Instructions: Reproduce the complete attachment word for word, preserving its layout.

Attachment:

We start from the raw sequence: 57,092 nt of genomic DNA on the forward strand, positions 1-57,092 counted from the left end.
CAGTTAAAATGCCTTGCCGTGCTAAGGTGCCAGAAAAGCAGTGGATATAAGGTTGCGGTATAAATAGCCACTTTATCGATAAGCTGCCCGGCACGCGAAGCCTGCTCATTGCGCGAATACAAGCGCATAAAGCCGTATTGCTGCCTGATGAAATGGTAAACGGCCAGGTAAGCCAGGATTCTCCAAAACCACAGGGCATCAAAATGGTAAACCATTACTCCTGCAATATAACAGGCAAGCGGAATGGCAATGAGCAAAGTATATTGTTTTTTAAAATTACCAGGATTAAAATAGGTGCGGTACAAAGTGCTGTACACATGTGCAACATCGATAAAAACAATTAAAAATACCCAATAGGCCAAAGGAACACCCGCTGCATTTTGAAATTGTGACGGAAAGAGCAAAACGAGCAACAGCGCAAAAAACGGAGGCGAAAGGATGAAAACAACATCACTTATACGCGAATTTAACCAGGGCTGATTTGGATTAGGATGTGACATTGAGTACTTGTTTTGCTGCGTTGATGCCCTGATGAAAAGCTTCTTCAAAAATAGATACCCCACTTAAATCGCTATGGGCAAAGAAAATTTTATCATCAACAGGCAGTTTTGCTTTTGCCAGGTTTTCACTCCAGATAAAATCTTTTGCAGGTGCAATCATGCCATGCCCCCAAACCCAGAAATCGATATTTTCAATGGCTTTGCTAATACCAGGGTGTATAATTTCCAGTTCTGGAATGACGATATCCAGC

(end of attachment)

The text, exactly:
We start from the raw sequence: 57,092 nt of genomic DNA on the forward strand, positions 1-57,092 counted from the left end.
CAGTTAAAATGCCTTGCCGTGCTAAGGTGCCAGAAAAGCAGTGGATATAAGGTTGCGGTATAAATAGCCACTTTATCGATAAGCTGCCCGGCACGCGAAGCCTGCTCATTGCGCGAATACAAGCGCATAAAGCCGTATTGCTGCCTGATGAAATGGTAAACGGCCAGGTAAGCCAGGATTCTCCAAAACCACAGGGCATCAAAATGGTAAACCATTACTCCTGCAATATAACAGGCAAGCGGAATGGCAATGAGCAAAGTATATTGTTTTTTAAAATTACCAGGATTAAAATAGGTGCGGTACAAAGTGCTGTACACATGTGCAACATCGATAAAAACAATTAAAAATACCCAATAGGCCAAAGGAACACCCGCTGCATTTTGAAATTGTGACGGAAAGAGCAAAACGAGCAACAGCGCAAAAAACGGAGGCGAAAGGATGAAAACAACATCACTTATACGCGAATTTAACCAGGGCTGATTTGGATTAGGATGTGACATTGAGTACTTGTTTTGCTGCGTTGATGCCCTGATGAAAAGCTTCTTCAAAAATAGATACCCCACTTAAATCGCTATGGGCAAAGAAAATTTTATCATCAACAGGCAGTTTTGCTTTTGCCAGGTTTTCACTCCAGATAAAATCTTTTGCAGGTGCAATCATGCCATGCCCCCAAACCCAGAAATCGATATTTTCAATGGCTTTGCTAATACCAGGGTGTATAATTTCCAGTTCTGGAATGACGATATCCAGC